Saturday, Jan. 31, 2009

Oratory and Reality: Next Act's GOING TO ST IVES pt.2

By Russ Bickerstaff
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This weekend, Next Act Theatre opens its production of Lee Blessing’s drama Going To St, Ives. It’s the story of a British ocular surgeon and the mother of an African dictator. The Next Act production features Milwaukee Rep resident actress Laura Gordon as the surgeon and Chicago-based actress Ora Jones as the mother. The production is directed by Mary MacDonald Kerr. I spoke with them backstage a few week ago . . .

 

ORATORY AND REALITY: KEEPING IT REAL


Me: A criticism I remember from the New York Times review [of an earlier production] was that—she’s the mother of a brutal African dictator, she’s coming to see this ocular surgeon. And you’ve brought it down to that level—two people, but the criticism of it is that they’re really, really eloquent for two normal people. Doesn’t that undermine the humanity of the piece?

Ora Jones:
I think a lot of it has to do with just being honest with who these people are. These are not ordinary people. The surgeon is someone who has risen to the top of her field. She spends a lot of time teaching and dealing with other people. The other character—the mother of the dictator also spends a lot of time she’s also what you would consider to be the top of her . . .

Mary MacDonald Kerr:
She’s highly educated.

Ora Jones: She IS highly educated. Her father had studied in England, but we had talked early on about—big words get said by these people, but it’s really about the sort of poetry that you CAN’T have.

Mary MacDonald Kerr: You have to fight against it.

Ora Jones: You do. Because otherwise it’s just declaiming and decrying. And you’re just standing there speechifying and orating and going on, but these ideas are very, very real to them. And it’s about finding a way to make that honest and make sure that it come from an honest place. I know people in my life who re never more eloquent than when they are angry about something or upset about something.

Laura Gordon:
I have to say that in working on it so far, I haven’t come across any moments where these aren’t the words that should be coming out of these characters’ mouth at this moment. And I’m kind of a big fan of eloquence. So it’s a pleasure to be so articulate. And I’ve said for years that one of the reasons why I became an actor is that it’s always been easier for me to speak other people’s words than my own. And to have the opportunity to speak something that’s this clear. And also, I think he [Lee Blesing] has done a great job of when they don’t know what to say . . . they become inarticulate at moments as well and so I think he’s done a masterful job with the language.

Mary MacDonald Kerr: I do think that . . . in less capable hands, this could just sound like big, poetic ideas. You have to actively make them your own. You have to crate people who will talk like this. But there are lots of plays . . . brilliant plays are high language plays and you always have to do that. Shakespeare or Shaw . . . you know, it’s not Mamet. But it’ okay tat it’s not. In theatre plays are often written about extraordinary people in extraordinary circumstances on an extraordinary day. That’s why the play’s there. It’s not about going to see an average day. Blessing is smart and he addresses early on—you come to realize that [Ora’s character] says, “I’m in a lot of pain.” [Laura’s character] says, “Aren’t you in a lot of pain? You should be in a lot of pain.” [Ora’s Character says] “I am. I’m okay with it.” She makes a reference to it only being physical. An she talks about the circumstances she comes from and her country. So [Blessing] does kind of address that and move it aside.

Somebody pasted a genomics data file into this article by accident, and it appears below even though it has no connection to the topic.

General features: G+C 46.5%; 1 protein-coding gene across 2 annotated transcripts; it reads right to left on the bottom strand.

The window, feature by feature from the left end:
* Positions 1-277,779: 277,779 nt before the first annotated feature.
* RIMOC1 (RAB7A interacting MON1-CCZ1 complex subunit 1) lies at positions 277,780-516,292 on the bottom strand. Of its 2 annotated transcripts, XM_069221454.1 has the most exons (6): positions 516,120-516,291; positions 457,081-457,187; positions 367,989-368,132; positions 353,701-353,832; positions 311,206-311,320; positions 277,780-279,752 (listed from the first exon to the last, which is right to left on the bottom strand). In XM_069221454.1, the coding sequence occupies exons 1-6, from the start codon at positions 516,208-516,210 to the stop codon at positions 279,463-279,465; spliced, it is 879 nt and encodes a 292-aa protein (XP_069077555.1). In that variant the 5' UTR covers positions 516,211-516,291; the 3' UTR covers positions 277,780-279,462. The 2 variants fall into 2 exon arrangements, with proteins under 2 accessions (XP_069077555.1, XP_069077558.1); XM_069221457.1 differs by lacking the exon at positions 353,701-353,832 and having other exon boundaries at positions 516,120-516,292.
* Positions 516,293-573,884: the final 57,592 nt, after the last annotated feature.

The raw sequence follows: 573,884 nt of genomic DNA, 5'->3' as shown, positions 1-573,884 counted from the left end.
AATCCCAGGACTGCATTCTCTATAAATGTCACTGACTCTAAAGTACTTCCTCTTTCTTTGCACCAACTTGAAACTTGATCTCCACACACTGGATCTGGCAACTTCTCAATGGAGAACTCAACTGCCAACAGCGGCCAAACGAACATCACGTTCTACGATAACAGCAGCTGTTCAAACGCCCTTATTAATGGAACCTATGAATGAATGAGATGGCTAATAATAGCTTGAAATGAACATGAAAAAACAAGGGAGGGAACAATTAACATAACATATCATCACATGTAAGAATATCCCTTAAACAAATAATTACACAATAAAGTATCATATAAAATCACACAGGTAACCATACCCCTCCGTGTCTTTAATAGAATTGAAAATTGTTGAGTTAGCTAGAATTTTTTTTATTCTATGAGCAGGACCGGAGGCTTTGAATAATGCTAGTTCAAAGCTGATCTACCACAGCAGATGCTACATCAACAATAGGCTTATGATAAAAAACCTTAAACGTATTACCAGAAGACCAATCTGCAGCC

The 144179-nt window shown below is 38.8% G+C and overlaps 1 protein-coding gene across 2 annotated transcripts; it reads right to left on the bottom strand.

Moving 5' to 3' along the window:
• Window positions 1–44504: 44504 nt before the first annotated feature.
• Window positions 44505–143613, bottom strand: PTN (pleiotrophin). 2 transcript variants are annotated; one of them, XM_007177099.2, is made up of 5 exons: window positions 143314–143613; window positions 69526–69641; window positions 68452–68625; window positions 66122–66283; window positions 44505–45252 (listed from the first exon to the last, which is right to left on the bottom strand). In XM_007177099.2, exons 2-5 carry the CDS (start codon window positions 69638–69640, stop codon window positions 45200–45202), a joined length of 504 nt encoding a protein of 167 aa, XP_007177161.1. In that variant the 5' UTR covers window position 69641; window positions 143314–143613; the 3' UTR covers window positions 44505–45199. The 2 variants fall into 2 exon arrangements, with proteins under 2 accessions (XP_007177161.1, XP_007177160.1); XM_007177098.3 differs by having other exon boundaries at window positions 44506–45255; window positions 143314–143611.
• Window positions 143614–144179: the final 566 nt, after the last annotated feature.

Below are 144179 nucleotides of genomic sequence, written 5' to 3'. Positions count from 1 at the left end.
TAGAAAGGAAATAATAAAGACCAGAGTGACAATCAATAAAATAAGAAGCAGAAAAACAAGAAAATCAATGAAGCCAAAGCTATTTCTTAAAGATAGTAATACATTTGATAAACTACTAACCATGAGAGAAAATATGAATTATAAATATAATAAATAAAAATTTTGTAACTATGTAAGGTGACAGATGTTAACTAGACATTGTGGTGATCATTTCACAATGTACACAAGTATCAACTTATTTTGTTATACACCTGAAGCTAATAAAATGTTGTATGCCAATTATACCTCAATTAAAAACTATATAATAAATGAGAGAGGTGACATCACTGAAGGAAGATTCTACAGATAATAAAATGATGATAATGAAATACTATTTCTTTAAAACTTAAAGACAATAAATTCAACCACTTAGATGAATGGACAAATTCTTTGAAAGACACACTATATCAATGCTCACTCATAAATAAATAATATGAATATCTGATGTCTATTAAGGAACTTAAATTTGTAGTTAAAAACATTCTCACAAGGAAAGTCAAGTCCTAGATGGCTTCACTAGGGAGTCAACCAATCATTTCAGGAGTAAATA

Me: But we DO get the humanity of these characters beyond their station.

Mary MacDonald Kerr: Yes. Absolutely.

Me: And you’ve been working on that.

Mary MacDonald Kerr:
Yes.

Laura Gordon:
Yes

Ora Jones: Oh, yes. You kind of can’t get away from it. Its really hard to not be moved by these people. If I’m jus sitting at home working on the lines. It’s hard for me to actually work on them if it’s not emotionally invested . . . I would say the biggest challenge for m, because I like Laura so much is trying to find the crueler moments that will push an emotional button for her. Which the characters take turns doing.

For the record, Ora is right—it IS difficult not to be moved by these people. Tears were in her eyes at the end of opening night. There was a standing ovation. A comprehensive review of the show appears in this week’s Shepherd-Express. Trancsripts from my conversation with cast and director continue tomorrow. The show runs through February 22nd.

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